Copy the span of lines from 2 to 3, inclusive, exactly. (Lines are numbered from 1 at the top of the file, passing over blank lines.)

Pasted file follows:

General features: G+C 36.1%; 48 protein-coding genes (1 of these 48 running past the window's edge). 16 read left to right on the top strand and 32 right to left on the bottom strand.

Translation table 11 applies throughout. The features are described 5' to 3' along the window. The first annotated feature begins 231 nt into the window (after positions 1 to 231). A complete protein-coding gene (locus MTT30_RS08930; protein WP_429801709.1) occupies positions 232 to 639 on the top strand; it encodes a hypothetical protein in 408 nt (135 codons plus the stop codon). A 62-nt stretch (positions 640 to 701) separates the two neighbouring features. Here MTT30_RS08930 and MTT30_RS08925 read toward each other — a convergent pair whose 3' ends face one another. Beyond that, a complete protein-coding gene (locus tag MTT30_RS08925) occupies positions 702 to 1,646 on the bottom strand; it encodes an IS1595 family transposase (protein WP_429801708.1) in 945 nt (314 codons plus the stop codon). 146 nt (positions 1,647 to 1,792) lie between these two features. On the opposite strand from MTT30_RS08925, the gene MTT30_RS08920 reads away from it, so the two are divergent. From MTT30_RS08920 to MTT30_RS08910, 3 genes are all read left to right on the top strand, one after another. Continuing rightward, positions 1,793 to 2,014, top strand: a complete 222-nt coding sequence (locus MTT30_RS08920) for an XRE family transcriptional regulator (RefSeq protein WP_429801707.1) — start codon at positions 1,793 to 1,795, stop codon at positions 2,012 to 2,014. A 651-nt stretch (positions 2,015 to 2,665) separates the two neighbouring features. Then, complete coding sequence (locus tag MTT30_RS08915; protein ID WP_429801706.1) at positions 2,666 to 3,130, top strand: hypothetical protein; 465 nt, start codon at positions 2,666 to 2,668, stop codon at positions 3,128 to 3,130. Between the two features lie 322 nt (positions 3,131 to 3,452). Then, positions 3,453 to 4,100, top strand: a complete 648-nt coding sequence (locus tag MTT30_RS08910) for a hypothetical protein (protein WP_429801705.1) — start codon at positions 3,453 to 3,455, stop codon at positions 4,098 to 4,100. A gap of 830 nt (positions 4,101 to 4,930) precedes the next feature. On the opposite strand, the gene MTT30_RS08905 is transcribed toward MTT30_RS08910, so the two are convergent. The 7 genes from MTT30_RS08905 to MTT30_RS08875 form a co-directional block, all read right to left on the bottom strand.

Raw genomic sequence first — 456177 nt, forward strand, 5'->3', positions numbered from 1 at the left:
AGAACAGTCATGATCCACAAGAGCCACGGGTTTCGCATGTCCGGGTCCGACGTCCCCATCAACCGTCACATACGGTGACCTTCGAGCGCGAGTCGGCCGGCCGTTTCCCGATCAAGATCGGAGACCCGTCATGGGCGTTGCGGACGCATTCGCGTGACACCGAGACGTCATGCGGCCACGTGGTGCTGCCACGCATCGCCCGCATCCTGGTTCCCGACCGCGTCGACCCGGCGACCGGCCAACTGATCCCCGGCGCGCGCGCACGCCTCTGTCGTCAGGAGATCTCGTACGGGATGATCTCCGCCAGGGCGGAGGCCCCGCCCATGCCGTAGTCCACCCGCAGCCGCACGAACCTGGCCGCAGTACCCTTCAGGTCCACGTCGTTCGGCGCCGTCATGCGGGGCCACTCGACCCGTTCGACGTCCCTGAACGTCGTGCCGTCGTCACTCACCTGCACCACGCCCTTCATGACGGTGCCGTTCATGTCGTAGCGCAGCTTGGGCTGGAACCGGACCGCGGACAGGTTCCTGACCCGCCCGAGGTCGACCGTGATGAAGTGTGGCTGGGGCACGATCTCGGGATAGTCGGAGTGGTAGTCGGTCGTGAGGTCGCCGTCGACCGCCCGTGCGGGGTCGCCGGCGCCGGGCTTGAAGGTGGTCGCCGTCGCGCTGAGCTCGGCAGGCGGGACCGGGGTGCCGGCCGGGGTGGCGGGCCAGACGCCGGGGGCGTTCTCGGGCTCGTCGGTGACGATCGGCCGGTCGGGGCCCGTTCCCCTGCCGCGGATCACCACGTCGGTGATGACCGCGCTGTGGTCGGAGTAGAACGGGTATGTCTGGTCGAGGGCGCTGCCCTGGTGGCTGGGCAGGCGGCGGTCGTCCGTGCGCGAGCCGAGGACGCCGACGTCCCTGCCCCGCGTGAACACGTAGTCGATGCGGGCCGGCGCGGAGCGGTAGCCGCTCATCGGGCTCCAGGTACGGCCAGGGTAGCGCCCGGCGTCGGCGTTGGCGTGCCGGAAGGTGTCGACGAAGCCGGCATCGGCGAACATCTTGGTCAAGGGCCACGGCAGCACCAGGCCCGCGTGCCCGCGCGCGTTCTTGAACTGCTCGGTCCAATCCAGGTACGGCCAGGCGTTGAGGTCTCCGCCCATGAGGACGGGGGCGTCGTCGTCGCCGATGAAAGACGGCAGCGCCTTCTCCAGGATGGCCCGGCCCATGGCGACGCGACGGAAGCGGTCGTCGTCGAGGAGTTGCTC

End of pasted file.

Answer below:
Translation table 11 applies throughout. The features are described 5' to 3' along the window. The first annotated feature begins 231 nt into the window (after positions 1 to 231). A complete protein-coding gene (locus MTT30_RS08930; protein WP_429801709.1) occupies positions 232 to 639 on the top strand; it encodes a hypothetical protein in 408 nt (135 codons plus the stop codon). A 62-nt stretch (positions 640 to 701) separates the two neighbouring features. Here MTT30_RS08930 and MTT30_RS08925 read toward each other — a convergent pair whose 3' ends face one another. Beyond that, a complete protein-coding gene (locus tag MTT30_RS08925) occupies positions 702 to 1,646 on the bottom strand; it encodes an IS1595 family transposase (protein WP_429801708.1) in 945 nt (314 codons plus the stop codon). 146 nt (positions 1,647 to 1,792) lie between these two features. On the opposite strand from MTT30_RS08925, the gene MTT30_RS08920 reads away from it, so the two are divergent. From MTT30_RS08920 to MTT30_RS08910, 3 genes are all read left to right on the top strand, one after another. Continuing rightward, positions 1,793 to 2,014, top strand: a complete 222-nt coding sequence (locus MTT30_RS08920) for an XRE family transcriptional regulator (RefSeq protein WP_429801707.1) — start codon at positions 1,793 to 1,795, stop codon at positions 2,012 to 2,014. A 651-nt stretch (positions 2,015 to 2,665) separates the two neighbouring features. Then, complete coding sequence (locus tag MTT30_RS08915; protein ID WP_429801706.1) at positions 2,666 to 3,130, top strand: hypothetical protein; 465 nt, start codon at positions 2,666 to 2,668, stop codon at positions 3,128 to 3,130. Between the two features lie 322 nt (positions 3,131 to 3,452). Then, positions 3,453 to 4,100, top strand: a complete 648-nt coding sequence (locus tag MTT30_RS08910) for a hypothetical protein (protein WP_429801705.1) — start codon at positions 3,453 to 3,455, stop codon at positions 4,098 to 4,100. A gap of 830 nt (positions 4,101 to 4,930) precedes the next feature. On the opposite strand, the gene MTT30_RS08905 is transcribed toward MTT30_RS08910, so the two are convergent. The 7 genes from MTT30_RS08905 to MTT30_RS08875 form a co-directional block, all read right to left on the bottom strand.

Raw genomic sequence first — 456177 nt, forward strand, 5'->3', positions numbered from 1 at the left: